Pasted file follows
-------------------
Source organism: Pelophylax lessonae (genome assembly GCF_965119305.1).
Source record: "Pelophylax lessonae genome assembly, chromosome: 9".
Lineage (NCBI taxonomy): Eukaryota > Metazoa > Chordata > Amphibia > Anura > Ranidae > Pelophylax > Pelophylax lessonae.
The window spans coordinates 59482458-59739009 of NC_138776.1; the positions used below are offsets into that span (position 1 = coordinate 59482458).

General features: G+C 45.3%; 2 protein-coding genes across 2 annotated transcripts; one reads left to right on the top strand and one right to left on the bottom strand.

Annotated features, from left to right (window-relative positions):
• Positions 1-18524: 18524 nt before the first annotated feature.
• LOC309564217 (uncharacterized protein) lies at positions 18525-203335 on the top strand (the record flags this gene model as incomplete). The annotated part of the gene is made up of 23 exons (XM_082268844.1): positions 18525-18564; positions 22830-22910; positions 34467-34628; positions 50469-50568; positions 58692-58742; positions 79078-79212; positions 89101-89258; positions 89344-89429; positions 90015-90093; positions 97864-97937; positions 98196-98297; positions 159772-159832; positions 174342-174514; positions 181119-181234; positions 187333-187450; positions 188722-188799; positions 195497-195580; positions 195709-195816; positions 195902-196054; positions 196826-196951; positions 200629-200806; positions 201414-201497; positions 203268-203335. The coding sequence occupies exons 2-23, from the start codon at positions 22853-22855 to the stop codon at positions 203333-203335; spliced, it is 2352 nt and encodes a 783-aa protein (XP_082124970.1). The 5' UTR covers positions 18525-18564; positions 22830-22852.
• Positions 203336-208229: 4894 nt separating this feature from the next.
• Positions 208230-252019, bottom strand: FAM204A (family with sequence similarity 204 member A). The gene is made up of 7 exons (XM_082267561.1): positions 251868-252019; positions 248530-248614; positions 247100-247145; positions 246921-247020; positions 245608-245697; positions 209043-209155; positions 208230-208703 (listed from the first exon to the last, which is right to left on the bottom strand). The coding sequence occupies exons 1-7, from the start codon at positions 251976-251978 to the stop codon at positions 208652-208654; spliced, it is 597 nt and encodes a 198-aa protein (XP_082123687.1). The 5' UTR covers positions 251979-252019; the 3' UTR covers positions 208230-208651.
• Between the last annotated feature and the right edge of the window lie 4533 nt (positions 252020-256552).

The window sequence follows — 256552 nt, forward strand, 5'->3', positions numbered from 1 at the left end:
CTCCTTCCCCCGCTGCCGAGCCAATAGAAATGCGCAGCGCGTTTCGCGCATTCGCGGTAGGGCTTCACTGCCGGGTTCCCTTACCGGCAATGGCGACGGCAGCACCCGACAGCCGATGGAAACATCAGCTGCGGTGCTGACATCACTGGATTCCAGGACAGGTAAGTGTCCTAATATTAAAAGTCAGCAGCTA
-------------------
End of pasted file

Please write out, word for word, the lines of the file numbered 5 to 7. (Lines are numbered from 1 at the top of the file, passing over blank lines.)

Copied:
General features: G+C 45.3%; 2 protein-coding genes across 2 annotated transcripts; one reads left to right on the top strand and one right to left on the bottom strand.

Annotated features, from left to right (window-relative positions):
• Positions 1-18524: 18524 nt before the first annotated feature.